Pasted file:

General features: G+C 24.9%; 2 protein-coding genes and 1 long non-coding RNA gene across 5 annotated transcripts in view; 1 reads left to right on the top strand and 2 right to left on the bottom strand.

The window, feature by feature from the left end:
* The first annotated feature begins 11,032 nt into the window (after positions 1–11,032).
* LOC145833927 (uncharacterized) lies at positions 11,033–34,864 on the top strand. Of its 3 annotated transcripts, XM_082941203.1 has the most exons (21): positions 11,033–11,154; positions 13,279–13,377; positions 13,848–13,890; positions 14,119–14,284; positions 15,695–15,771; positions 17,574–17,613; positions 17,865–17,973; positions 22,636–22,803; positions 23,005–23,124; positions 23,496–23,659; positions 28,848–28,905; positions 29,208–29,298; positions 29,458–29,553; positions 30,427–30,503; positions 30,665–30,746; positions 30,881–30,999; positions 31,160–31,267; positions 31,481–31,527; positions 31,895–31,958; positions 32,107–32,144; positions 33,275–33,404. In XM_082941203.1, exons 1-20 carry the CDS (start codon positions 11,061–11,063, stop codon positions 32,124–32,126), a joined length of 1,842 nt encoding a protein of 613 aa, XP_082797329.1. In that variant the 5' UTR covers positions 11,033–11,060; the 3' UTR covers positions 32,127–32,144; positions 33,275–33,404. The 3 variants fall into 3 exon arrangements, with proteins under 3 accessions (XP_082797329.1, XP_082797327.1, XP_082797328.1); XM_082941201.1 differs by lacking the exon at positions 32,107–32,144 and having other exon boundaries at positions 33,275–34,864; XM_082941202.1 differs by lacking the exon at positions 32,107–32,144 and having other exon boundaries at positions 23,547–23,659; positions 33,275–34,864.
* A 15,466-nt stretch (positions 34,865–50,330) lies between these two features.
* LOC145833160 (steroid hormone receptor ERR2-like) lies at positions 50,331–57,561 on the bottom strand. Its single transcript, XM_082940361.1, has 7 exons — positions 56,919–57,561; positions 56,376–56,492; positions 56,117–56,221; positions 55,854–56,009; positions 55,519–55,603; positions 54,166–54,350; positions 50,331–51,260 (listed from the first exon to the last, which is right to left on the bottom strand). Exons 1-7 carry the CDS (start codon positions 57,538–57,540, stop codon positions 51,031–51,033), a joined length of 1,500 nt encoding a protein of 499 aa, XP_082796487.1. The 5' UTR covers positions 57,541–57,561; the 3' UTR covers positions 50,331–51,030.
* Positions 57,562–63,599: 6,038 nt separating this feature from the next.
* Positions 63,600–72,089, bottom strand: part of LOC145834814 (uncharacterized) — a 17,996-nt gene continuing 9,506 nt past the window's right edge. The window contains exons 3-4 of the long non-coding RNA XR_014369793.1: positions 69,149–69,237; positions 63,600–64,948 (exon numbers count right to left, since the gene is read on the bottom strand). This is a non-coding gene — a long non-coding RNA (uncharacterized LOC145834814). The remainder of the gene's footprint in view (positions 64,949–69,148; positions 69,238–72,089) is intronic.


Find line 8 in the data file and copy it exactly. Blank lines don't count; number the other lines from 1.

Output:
* Positions 63,600–72,089, bottom strand: part of LOC145834814 (uncharacterized) — a 17,996-nt gene continuing 9,506 nt past the window's right edge. The window contains exons 3-4 of the long non-coding RNA XR_014369793.1: positions 69,149–69,237; positions 63,600–64,948 (exon numbers count right to left, since the gene is read on the bottom strand). This is a non-coding gene — a long non-coding RNA (uncharacterized LOC145834814). The remainder of the gene's footprint in view (positions 64,949–69,148; positions 69,238–72,089) is intronic.